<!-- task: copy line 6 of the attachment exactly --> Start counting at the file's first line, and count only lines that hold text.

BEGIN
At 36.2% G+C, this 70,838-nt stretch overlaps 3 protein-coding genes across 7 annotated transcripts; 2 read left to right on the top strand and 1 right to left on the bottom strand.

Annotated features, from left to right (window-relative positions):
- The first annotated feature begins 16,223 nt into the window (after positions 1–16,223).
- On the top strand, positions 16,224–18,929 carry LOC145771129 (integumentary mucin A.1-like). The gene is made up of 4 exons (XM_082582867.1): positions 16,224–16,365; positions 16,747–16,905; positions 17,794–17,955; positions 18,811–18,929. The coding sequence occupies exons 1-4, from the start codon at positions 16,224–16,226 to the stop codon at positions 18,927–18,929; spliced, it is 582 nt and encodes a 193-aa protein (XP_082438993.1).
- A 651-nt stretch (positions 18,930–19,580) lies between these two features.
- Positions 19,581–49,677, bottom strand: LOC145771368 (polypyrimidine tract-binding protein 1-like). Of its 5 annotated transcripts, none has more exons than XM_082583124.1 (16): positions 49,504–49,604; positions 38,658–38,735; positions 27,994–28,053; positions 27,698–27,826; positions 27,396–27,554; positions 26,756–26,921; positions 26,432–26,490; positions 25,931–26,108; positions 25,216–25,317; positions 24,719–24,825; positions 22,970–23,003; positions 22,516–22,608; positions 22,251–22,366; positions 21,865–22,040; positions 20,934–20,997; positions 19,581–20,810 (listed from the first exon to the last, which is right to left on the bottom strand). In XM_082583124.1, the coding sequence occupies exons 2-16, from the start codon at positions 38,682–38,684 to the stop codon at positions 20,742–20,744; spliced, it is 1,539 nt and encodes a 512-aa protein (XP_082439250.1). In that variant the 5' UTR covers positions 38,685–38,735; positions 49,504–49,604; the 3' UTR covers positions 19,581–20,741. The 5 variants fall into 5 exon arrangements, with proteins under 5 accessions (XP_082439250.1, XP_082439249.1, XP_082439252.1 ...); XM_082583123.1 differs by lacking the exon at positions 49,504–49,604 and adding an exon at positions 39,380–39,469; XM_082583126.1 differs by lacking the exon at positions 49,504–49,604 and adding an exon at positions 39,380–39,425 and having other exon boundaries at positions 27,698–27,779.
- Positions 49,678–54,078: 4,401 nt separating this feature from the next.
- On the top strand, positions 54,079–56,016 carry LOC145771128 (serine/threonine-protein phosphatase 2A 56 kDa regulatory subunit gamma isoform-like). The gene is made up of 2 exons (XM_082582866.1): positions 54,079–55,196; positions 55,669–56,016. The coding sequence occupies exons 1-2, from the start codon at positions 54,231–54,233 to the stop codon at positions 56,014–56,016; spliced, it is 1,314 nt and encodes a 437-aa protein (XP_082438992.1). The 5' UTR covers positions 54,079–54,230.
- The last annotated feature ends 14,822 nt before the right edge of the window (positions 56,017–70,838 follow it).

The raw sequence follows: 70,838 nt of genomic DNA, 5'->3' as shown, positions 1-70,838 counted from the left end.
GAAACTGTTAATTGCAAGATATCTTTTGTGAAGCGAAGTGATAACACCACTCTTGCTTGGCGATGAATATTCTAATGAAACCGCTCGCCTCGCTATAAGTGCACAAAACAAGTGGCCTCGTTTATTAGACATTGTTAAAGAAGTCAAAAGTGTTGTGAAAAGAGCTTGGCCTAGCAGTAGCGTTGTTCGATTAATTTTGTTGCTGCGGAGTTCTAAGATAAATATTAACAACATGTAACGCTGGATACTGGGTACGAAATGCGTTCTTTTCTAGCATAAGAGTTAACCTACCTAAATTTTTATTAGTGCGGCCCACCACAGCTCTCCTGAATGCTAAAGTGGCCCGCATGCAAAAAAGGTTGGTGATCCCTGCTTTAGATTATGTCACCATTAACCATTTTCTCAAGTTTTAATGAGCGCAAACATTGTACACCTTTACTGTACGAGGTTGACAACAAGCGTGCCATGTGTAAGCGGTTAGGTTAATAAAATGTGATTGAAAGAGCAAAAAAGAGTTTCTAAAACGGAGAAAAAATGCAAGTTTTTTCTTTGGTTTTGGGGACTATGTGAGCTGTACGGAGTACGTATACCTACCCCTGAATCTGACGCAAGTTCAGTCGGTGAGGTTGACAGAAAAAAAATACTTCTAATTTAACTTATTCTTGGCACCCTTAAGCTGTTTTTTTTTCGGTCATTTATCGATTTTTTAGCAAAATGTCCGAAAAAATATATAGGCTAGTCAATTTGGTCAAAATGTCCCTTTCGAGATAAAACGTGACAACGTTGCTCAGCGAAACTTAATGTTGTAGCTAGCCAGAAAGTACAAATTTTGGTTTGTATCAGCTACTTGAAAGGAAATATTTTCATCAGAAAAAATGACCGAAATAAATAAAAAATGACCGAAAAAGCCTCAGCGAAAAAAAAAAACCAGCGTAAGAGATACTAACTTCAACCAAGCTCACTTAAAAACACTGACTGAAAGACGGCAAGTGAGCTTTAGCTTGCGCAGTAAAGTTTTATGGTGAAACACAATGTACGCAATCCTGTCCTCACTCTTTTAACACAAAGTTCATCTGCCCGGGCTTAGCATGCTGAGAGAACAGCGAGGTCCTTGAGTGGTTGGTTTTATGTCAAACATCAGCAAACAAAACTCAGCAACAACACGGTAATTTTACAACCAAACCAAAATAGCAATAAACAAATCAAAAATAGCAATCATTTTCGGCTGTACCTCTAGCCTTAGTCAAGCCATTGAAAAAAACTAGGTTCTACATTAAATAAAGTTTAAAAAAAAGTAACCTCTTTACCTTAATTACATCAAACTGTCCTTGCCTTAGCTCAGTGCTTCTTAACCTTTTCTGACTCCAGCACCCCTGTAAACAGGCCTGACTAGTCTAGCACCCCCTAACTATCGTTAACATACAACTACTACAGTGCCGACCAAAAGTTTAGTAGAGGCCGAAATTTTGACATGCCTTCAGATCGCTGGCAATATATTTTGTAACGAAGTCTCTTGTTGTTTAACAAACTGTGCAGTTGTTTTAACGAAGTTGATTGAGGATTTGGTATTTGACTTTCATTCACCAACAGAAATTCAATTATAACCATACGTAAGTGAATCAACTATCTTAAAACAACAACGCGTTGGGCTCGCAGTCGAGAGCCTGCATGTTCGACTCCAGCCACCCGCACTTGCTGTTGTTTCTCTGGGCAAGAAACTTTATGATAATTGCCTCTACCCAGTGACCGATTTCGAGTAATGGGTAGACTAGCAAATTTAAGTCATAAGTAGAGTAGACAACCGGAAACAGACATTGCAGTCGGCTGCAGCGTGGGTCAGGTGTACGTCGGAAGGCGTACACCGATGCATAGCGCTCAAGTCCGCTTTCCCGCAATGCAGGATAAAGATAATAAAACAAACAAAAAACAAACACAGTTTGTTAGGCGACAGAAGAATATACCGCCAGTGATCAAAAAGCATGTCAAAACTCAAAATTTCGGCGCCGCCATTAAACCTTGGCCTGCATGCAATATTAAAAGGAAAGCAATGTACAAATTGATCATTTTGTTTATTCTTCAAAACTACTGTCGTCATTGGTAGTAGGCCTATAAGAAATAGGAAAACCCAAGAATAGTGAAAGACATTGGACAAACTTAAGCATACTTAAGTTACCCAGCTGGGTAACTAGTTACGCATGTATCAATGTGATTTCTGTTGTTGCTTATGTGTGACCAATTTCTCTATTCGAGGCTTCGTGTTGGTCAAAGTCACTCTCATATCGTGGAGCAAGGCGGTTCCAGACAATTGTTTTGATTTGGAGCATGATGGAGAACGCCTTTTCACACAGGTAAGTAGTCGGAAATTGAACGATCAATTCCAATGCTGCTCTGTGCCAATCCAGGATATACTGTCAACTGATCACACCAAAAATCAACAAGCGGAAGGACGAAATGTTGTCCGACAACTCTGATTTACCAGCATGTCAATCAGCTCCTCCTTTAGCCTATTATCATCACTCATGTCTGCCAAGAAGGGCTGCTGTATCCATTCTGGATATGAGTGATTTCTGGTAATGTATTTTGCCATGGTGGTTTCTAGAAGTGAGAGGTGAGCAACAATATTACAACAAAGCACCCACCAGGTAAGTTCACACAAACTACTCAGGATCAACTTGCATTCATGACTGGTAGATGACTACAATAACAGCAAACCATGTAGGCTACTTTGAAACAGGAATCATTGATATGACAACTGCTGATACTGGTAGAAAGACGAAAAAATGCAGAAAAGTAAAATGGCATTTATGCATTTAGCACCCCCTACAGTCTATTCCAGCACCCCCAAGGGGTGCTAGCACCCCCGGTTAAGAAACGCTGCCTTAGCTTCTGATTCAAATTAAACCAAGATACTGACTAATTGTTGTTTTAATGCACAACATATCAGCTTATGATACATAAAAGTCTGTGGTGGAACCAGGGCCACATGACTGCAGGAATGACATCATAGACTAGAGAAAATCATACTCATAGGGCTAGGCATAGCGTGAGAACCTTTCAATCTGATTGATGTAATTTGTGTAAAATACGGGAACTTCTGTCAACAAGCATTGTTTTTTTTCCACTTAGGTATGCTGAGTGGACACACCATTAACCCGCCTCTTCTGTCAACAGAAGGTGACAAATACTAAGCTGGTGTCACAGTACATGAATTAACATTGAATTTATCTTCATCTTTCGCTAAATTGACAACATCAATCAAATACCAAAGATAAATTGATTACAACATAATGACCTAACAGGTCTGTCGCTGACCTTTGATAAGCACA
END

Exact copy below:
- Positions 19,581–49,677, bottom strand: LOC145771368 (polypyrimidine tract-binding protein 1-like). Of its 5 annotated transcripts, none has more exons than XM_082583124.1 (16): positions 49,504–49,604; positions 38,658–38,735; positions 27,994–28,053; positions 27,698–27,826; positions 27,396–27,554; positions 26,756–26,921; positions 26,432–26,490; positions 25,931–26,108; positions 25,216–25,317; positions 24,719–24,825; positions 22,970–23,003; positions 22,516–22,608; positions 22,251–22,366; positions 21,865–22,040; positions 20,934–20,997; positions 19,581–20,810 (listed from the first exon to the last, which is right to left on the bottom strand). In XM_082583124.1, the coding sequence occupies exons 2-16, from the start codon at positions 38,682–38,684 to the stop codon at positions 20,742–20,744; spliced, it is 1,539 nt and encodes a 512-aa protein (XP_082439250.1). In that variant the 5' UTR covers positions 38,685–38,735; positions 49,504–49,604; the 3' UTR covers positions 19,581–20,741. The 5 variants fall into 5 exon arrangements, with proteins under 5 accessions (XP_082439250.1, XP_082439249.1, XP_082439252.1 ...); XM_082583123.1 differs by lacking the exon at positions 49,504–49,604 and adding an exon at positions 39,380–39,469; XM_082583126.1 differs by lacking the exon at positions 49,504–49,604 and adding an exon at positions 39,380–39,425 and having other exon boundaries at positions 27,698–27,779.